Ex-Red Wing dies Tuesday from injury

After a week in intensive care at a Saskatoon hospital, former Weyburn Red Wings centre Graham Christie died yesterday as a result of an injury received in an SJHL game on Nov. 18.

Christie, a member of the Nipawin Hawks, suffered brain damage after his heart stopped when he attempted to block a shot during a game in Humboldt and was struck in the chest by the puck. The 20-year-old forward immediately collapsed and was taken to Royal University Hospital in Saskatoon.

He was taken off life-support equipment on Sunday but never regained consciousness, passing away early Tuesday afternoon.

A native of Grenfell, his injury and tragic death this week left fans, friends and former teammates in Weyburn stunned and saddened. The Red Wings dedicated Tuesday night's home game against Notre Dame to their former teammate and announced that public donations to assist Christie's family are being accepted at the Bank of Montreal branch in Weyburn and other branches throughout the rest of the province.

Contributions to the 'Graham Christie Family Fund' can also be made at the Colosseum during Friday night's home game against Kindersley. In addition, a special ceremony is tentatively being planned for this Tuesday's home game with the Nipawin Hawks.

Oddly enough, Greg Bobbitt and Linda Rudachyk - with whom Christie lived last year - both described him as a humble young man who disliked the limelight and would have shunned such attention.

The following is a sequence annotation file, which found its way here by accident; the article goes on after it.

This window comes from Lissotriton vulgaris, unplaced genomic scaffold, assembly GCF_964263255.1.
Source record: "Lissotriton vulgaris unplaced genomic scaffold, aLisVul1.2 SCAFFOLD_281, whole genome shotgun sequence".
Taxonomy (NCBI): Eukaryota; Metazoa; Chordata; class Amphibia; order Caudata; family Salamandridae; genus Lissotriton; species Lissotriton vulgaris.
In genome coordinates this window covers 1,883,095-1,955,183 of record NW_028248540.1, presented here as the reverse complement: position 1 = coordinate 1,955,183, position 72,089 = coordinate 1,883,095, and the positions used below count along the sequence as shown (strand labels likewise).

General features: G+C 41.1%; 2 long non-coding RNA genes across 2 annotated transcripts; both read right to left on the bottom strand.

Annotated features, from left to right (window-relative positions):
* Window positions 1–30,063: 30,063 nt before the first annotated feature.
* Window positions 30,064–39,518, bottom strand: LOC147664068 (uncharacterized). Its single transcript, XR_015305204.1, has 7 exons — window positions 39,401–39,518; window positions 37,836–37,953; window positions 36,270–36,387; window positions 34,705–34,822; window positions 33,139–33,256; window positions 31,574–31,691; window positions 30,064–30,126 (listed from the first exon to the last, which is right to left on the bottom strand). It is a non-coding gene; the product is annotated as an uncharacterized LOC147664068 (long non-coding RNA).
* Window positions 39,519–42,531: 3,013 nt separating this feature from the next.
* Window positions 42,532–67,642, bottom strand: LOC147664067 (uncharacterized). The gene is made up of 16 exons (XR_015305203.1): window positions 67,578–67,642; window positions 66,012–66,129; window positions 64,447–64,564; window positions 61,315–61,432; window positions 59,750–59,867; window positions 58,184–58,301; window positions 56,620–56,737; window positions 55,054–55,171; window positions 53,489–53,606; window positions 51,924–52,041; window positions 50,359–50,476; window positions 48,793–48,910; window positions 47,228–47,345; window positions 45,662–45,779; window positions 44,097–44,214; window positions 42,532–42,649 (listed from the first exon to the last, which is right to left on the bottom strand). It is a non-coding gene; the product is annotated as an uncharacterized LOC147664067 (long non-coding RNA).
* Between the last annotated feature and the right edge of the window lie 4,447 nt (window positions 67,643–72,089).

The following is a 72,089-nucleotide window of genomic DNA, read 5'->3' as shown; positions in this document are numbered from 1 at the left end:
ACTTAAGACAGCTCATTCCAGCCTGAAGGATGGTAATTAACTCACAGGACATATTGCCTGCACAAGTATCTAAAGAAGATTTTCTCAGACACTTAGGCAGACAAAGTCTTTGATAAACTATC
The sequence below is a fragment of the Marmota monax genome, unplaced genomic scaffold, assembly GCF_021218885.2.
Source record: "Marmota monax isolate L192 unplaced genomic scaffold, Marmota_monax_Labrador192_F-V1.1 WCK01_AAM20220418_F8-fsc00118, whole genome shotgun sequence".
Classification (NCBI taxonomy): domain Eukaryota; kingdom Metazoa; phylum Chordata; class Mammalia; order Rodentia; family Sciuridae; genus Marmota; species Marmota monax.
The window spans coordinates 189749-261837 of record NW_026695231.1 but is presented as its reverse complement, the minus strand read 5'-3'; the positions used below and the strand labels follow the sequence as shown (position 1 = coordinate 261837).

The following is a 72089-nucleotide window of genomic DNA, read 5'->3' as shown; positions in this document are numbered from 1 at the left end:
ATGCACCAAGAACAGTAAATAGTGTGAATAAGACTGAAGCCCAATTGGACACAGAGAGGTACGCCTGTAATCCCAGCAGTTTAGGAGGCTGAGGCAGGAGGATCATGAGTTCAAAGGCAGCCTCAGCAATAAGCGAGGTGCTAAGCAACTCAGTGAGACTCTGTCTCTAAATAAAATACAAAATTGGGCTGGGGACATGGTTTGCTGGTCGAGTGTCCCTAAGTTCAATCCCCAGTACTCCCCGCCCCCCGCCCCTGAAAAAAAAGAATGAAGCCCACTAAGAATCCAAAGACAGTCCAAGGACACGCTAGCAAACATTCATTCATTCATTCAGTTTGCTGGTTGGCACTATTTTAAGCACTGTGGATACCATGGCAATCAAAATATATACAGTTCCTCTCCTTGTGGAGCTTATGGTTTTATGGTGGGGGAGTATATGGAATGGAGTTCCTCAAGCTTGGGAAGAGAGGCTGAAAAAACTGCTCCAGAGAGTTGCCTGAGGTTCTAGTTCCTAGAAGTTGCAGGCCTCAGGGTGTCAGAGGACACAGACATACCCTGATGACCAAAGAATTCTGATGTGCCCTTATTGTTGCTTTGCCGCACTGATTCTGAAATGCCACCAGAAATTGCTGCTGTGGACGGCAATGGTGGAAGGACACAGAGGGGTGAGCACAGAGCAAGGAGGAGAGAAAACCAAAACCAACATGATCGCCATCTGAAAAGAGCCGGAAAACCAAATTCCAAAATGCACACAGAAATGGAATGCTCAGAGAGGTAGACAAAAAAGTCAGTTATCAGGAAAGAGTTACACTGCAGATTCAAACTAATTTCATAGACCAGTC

"Most hockey players tend to be extroverted and rambunctious. Graham was just the opposite, very quiet and reserved," Mr. Bobbitt said yesterday.

On the ice, Christie was a key member of the Red Wings last year, scoring 27 goals and 18 assists during 62 appearances in the 1996-97 regular season. During the playoffs he went on to help the Wings win both the league championship and the Anavet Cup.

Off the ice, he left a far more indelible impression on those around him - evidenced by the generosity of Weyburn fans, who donated over $3,000 to his family fund at the Colosseum yesterday.

"What amazes me is the number of people this quiet, mature young man touched," Mr. Bobbitt noted. "He was a very mature, decent human being he'd be the type of son most fathers would want."

Red Wings head coach Dwight McMillan admitted that he was at a loss for words and expressed condolences for Christie's family following a very sombre post-game meeting with his team last night.

"There's great sorrow in there for those young guys. They all loved him," he said. "It's a sad, sad moment for us all. It's terrible."

Despite playing with the Weyburn club for only a single season, Christie will nevertheless be remembered as a person of "great character" and who earned the respect of his teammates, McMillan said.

"He never asked for anything special. He just went out and did his job."

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